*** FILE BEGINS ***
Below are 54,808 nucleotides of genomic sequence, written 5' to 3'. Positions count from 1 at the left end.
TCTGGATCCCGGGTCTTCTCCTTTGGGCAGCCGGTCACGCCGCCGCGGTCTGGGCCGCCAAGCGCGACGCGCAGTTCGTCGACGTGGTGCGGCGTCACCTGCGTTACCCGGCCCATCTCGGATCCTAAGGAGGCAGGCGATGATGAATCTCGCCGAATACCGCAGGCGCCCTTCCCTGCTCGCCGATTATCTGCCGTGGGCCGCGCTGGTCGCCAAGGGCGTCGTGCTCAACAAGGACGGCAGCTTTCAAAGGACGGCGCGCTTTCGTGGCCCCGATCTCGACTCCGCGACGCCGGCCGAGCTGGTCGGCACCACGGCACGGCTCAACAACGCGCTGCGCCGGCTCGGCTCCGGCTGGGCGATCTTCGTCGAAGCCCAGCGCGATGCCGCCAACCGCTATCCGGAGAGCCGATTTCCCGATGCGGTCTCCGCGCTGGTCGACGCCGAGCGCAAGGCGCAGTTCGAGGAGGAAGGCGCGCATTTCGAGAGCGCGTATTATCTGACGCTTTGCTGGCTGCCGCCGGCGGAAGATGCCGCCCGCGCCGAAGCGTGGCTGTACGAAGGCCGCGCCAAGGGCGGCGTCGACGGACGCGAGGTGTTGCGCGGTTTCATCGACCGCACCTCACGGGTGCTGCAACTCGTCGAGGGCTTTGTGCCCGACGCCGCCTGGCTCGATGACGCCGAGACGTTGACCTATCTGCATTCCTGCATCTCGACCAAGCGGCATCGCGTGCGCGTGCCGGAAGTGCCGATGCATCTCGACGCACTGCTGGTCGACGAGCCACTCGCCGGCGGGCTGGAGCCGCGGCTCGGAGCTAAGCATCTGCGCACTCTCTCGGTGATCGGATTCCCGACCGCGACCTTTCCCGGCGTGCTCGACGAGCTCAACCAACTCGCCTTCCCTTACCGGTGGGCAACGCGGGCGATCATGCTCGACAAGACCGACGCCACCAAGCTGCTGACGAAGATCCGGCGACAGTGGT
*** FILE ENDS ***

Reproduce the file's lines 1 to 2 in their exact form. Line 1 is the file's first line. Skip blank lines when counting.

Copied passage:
Below are 54,808 nucleotides of genomic sequence, written 5' to 3'. Positions count from 1 at the left end.
TCTGGATCCCGGGTCTTCTCCTTTGGGCAGCCGGTCACGCCGCCGCGGTCTGGGCCGCCAAGCGCGACGCGCAGTTCGTCGACGTGGTGCGGCGTCACCTGCGTTACCCGGCCCATCTCGGATCCTAAGGAGGCAGGCGATGATGAATCTCGCCGAATACCGCAGGCGCCCTTCCCTGCTCGCCGATTATCTGCCGTGGGCCGCGCTGGTCGCCAAGGGCGTCGTGCTCAACAAGGACGGCAGCTTTCAAAGGACGGCGCGCTTTCGTGGCCCCGATCTCGACTCCGCGACGCCGGCCGAGCTGGTCGGCACCACGGCACGGCTCAACAACGCGCTGCGCCGGCTCGGCTCCGGCTGGGCGATCTTCGTCGAAGCCCAGCGCGATGCCGCCAACCGCTATCCGGAGAGCCGATTTCCCGATGCGGTCTCCGCGCTGGTCGACGCCGAGCGCAAGGCGCAGTTCGAGGAGGAAGGCGCGCATTTCGAGAGCGCGTATTATCTGACGCTTTGCTGGCTGCCGCCGGCGGAAGATGCCGCCCGCGCCGAAGCGTGGCTGTACGAAGGCCGCGCCAAGGGCGGCGTCGACGGACGCGAGGTGTTGCGCGGTTTCATCGACCGCACCTCACGGGTGCTGCAACTCGTCGAGGGCTTTGTGCCCGACGCCGCCTGGCTCGATGACGCCGAGACGTTGACCTATCTGCATTCCTGCATCTCGACCAAGCGGCATCGCGTGCGCGTGCCGGAAGTGCCGATGCATCTCGACGCACTGCTGGTCGACGAGCCACTCGCCGGCGGGCTGGAGCCGCGGCTCGGAGCTAAGCATCTGCGCACTCTCTCGGTGATCGGATTCCCGACCGCGACCTTTCCCGGCGTGCTCGACGAGCTCAACCAACTCGCCTTCCCTTACCGGTGGGCAACGCGGGCGATCATGCTCGACAAGACCGACGCCACCAAGCTGCTGACGAAGATCCGGCGACAGTGGT